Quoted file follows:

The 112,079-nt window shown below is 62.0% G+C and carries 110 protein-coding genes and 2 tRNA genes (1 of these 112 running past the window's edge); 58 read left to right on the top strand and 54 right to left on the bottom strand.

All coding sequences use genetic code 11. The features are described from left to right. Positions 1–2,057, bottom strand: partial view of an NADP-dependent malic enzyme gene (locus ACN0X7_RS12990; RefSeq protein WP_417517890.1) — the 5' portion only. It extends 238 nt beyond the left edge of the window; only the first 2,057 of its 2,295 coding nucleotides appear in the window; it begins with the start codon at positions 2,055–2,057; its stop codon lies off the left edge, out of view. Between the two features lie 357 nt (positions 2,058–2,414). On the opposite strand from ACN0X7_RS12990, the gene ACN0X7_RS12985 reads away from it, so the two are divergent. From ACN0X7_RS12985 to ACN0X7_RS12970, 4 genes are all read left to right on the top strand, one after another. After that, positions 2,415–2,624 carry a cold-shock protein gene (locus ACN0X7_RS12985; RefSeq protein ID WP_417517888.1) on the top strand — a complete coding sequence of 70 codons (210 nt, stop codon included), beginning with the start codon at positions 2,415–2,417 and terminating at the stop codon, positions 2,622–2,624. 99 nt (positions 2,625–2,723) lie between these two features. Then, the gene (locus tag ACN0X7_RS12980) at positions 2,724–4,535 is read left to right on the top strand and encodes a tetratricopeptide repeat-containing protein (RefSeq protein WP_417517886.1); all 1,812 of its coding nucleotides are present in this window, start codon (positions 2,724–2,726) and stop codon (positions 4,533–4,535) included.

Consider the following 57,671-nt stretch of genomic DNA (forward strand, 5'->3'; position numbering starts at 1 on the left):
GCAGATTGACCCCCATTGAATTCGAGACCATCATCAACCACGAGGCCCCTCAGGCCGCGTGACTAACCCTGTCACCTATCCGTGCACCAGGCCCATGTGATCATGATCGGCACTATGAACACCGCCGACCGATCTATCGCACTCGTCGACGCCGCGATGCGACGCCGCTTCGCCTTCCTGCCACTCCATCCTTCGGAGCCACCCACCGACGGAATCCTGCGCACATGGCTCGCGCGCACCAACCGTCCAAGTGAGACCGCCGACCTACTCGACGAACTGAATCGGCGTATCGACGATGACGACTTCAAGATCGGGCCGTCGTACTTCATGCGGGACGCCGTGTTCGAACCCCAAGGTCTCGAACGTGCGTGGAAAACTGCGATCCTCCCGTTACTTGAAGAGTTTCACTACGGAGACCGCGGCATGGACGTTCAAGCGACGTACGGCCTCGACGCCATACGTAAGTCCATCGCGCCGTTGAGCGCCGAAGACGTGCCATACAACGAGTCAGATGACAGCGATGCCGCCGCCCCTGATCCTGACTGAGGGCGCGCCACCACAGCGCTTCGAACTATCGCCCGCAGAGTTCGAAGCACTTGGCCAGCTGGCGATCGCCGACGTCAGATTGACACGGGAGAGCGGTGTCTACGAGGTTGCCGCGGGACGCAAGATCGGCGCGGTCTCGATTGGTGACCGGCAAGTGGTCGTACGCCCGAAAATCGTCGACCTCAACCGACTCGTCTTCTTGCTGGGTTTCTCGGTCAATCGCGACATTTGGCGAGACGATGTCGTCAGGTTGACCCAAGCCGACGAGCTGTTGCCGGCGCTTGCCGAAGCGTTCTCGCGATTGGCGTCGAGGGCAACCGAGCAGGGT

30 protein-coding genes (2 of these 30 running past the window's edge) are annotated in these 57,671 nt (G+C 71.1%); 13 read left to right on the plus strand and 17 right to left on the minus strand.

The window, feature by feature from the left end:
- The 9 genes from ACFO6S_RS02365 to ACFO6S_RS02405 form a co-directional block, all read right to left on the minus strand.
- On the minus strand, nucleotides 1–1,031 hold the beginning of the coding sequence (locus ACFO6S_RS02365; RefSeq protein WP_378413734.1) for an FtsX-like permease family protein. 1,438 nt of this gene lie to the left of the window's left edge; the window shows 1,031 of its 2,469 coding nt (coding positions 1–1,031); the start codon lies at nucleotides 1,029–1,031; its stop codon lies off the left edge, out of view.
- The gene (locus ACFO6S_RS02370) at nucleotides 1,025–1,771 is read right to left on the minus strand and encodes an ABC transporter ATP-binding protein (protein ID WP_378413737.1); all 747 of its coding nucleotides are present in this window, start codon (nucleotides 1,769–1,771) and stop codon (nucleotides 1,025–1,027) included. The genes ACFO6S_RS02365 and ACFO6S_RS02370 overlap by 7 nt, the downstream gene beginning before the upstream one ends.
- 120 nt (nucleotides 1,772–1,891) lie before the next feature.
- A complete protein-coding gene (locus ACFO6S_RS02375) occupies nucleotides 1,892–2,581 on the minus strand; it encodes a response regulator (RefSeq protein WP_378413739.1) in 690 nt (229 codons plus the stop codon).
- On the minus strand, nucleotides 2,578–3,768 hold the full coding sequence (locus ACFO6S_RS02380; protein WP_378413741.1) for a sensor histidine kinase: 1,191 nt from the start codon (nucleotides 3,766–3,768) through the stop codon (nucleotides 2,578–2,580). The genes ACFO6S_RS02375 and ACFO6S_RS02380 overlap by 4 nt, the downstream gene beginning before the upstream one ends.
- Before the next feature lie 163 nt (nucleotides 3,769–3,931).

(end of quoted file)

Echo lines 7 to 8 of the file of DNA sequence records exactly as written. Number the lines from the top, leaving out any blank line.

- The 9 genes from ACFO6S_RS02365 to ACFO6S_RS02405 form a co-directional block, all read right to left on the minus strand.
- On the minus strand, nucleotides 1–1,031 hold the beginning of the coding sequence (locus ACFO6S_RS02365; RefSeq protein WP_378413734.1) for an FtsX-like permease family protein. 1,438 nt of this gene lie to the left of the window's left edge; the window shows 1,031 of its 2,469 coding nt (coding positions 1–1,031); the start codon lies at nucleotides 1,029–1,031; its stop codon lies off the left edge, out of view.